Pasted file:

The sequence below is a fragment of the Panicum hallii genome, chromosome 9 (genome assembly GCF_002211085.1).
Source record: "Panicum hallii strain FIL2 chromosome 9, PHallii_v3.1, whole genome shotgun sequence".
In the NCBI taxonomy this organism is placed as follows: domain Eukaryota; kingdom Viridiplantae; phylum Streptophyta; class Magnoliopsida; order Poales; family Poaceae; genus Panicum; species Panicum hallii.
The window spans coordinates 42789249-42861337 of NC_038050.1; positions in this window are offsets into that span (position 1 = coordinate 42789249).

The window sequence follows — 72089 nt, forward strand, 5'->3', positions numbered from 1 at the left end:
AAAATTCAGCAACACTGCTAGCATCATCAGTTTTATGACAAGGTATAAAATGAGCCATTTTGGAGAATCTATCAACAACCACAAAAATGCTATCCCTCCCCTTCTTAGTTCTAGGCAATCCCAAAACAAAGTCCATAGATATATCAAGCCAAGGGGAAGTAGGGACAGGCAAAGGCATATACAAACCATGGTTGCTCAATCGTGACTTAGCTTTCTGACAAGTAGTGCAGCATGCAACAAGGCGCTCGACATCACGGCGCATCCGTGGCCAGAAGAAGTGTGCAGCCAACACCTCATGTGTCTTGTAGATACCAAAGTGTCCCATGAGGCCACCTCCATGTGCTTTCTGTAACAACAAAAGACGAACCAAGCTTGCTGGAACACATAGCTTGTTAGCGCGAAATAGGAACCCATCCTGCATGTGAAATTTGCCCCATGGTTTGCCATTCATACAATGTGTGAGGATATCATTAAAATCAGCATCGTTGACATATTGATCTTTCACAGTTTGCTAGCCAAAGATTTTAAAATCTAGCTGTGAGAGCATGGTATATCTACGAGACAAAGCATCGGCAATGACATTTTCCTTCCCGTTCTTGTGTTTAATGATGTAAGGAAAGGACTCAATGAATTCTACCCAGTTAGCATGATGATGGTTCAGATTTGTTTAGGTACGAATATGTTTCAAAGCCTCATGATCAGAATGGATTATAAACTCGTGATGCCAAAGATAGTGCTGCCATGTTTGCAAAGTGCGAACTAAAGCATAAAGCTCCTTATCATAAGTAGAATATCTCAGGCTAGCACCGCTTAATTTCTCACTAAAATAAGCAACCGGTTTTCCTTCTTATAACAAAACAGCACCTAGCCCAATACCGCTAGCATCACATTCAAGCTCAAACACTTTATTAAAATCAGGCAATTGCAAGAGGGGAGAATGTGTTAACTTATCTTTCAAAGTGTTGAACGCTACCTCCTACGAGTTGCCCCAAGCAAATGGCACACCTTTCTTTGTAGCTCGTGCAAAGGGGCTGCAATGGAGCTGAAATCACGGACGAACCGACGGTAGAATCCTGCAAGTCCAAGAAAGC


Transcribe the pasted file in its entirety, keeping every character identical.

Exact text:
The sequence below is a fragment of the Panicum hallii genome, chromosome 9 (genome assembly GCF_002211085.1).
Source record: "Panicum hallii strain FIL2 chromosome 9, PHallii_v3.1, whole genome shotgun sequence".
In the NCBI taxonomy this organism is placed as follows: domain Eukaryota; kingdom Viridiplantae; phylum Streptophyta; class Magnoliopsida; order Poales; family Poaceae; genus Panicum; species Panicum hallii.
The window spans coordinates 42789249-42861337 of NC_038050.1; positions in this window are offsets into that span (position 1 = coordinate 42789249).

The window sequence follows — 72089 nt, forward strand, 5'->3', positions numbered from 1 at the left end:
AAAATTCAGCAACACTGCTAGCATCATCAGTTTTATGACAAGGTATAAAATGAGCCATTTTGGAGAATCTATCAACAACCACAAAAATGCTATCCCTCCCCTTCTTAGTTCTAGGCAATCCCAAAACAAAGTCCATAGATATATCAAGCCAAGGGGAAGTAGGGACAGGCAAAGGCATATACAAACCATGGTTGCTCAATCGTGACTTAGCTTTCTGACAAGTAGTGCAGCATGCAACAAGGCGCTCGACATCACGGCGCATCCGTGGCCAGAAGAAGTGTGCAGCCAACACCTCATGTGTCTTGTAGATACCAAAGTGTCCCATGAGGCCACCTCCATGTGCTTTCTGTAACAACAAAAGACGAACCAAGCTTGCTGGAACACATAGCTTGTTAGCGCGAAATAGGAACCCATCCTGCATGTGAAATTTGCCCCATGGTTTGCCATTCATACAATGTGTGAGGATATCATTAAAATCAGCATCGTTGACATATTGATCTTTCACAGTTTGCTAGCCAAAGATTTTAAAATCTAGCTGTGAGAGCATGGTATATCTACGAGACAAAGCATCGGCAATGACATTTTCCTTCCCGTTCTTGTGTTTAATGATGTAAGGAAAGGACTCAATGAATTCTACCCAGTTAGCATGATGATGGTTCAGATTTGTTTAGGTACGAATATGTTTCAAAGCCTCATGATCAGAATGGATTATAAACTCGTGATGCCAAAGATAGTGCTGCCATGTTTGCAAAGTGCGAACTAAAGCATAAAGCTCCTTATCATAAGTAGAATATCTCAGGCTAGCACCGCTTAATTTCTCACTAAAATAAGCAACCGGTTTTCCTTCTTATAACAAAACAGCACCTAGCCCAATACCGCTAGCATCACATTCAAGCTCAAACACTTTATTAAAATCAGGCAATTGCAAGAGGGGAGAATGTGTTAACTTATCTTTCAAAGTGTTGAACGCTACCTCCTACGAGTTGCCCCAAGCAAATGGCACACCTTTCTTTGTAGCTCGTGCAAAGGGGCTGCAATGGAGCTGAAATCACGGACGAACCGACGGTAGAATCCTGCAAGTCCAAGAAAGC